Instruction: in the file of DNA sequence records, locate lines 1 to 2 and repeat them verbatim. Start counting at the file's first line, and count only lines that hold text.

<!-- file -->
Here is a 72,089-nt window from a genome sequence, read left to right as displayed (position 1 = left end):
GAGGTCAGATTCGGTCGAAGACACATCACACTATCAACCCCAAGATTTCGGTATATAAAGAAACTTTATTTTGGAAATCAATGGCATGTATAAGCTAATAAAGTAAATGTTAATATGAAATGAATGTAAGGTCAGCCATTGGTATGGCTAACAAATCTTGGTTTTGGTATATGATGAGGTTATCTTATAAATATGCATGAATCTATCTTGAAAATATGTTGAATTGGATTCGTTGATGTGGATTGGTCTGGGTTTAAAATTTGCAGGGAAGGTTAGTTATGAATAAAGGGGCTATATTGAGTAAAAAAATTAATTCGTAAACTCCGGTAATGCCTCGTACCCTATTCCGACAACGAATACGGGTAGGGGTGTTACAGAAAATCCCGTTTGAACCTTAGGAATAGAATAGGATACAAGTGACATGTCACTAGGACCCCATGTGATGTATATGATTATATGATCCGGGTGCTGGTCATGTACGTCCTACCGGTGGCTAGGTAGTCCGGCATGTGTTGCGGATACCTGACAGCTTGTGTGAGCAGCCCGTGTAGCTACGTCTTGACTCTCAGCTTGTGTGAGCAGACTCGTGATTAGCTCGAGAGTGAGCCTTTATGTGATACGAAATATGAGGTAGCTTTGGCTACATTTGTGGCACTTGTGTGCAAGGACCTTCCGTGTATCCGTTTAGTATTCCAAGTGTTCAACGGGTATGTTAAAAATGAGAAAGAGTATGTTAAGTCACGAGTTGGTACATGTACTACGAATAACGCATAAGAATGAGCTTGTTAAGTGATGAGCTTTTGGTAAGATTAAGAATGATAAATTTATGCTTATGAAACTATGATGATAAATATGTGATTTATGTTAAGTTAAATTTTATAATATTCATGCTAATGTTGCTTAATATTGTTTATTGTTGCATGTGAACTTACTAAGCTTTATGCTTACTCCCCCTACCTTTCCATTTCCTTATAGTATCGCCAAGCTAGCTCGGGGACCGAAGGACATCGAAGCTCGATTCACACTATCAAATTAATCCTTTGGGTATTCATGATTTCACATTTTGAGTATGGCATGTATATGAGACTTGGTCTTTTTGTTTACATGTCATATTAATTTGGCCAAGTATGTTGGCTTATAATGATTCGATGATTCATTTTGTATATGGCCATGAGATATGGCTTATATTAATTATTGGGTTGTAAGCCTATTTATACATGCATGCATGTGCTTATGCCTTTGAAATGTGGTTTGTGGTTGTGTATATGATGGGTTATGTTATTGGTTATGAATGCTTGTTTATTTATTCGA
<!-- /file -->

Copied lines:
Here is a 72,089-nt window from a genome sequence, read left to right as displayed (position 1 = left end):
GAGGTCAGATTCGGTCGAAGACACATCACACTATCAACCCCAAGATTTCGGTATATAAAGAAACTTTATTTTGGAAATCAATGGCATGTATAAGCTAATAAAGTAAATGTTAATATGAAATGAATGTAAGGTCAGCCATTGGTATGGCTAACAAATCTTGGTTTTGGTATATGATGAGGTTATCTTATAAATATGCATGAATCTATCTTGAAAATATGTTGAATTGGATTCGTTGATGTGGATTGGTCTGGGTTTAAAATTTGCAGGGAAGGTTAGTTATGAATAAAGGGGCTATATTGAGTAAAAAAATTAATTCGTAAACTCCGGTAATGCCTCGTACCCTATTCCGACAACGAATACGGGTAGGGGTGTTACAGAAAATCCCGTTTGAACCTTAGGAATAGAATAGGATACAAGTGACATGTCACTAGGACCCCATGTGATGTATATGATTATATGATCCGGGTGCTGGTCATGTACGTCCTACCGGTGGCTAGGTAGTCCGGCATGTGTTGCGGATACCTGACAGCTTGTGTGAGCAGCCCGTGTAGCTACGTCTTGACTCTCAGCTTGTGTGAGCAGACTCGTGATTAGCTCGAGAGTGAGCCTTTATGTGATACGAAATATGAGGTAGCTTTGGCTACATTTGTGGCACTTGTGTGCAAGGACCTTCCGTGTATCCGTTTAGTATTCCAAGTGTTCAACGGGTATGTTAAAAATGAGAAAGAGTATGTTAAGTCACGAGTTGGTACATGTACTACGAATAACGCATAAGAATGAGCTTGTTAAGTGATGAGCTTTTGGTAAGATTAAGAATGATAAATTTATGCTTATGAAACTATGATGATAAATATGTGATTTATGTTAAGTTAAATTTTATAATATTCATGCTAATGTTGCTTAATATTGTTTATTGTTGCATGTGAACTTACTAAGCTTTATGCTTACTCCCCCTACCTTTCCATTTCCTTATAGTATCGCCAAGCTAGCTCGGGGACCGAAGGACATCGAAGCTCGATTCACACTATCAAATTAATCCTTTGGGTATTCATGATTTCACATTTTGAGTATGGCATGTATATGAGACTTGGTCTTTTTGTTTACATGTCATATTAATTTGGCCAAGTATGTTGGCTTATAATGATTCGATGATTCATTTTGTATATGGCCATGAGATATGGCTTATATTAATTATTGGGTTGTAAGCCTATTTATACATGCATGCATGTGCTTATGCCTTTGAAATGTGGTTTGTGGTTGTGTATATGATGGGTTATGTTATTGGTTATGAATGCTTGTTTATTTATTCGA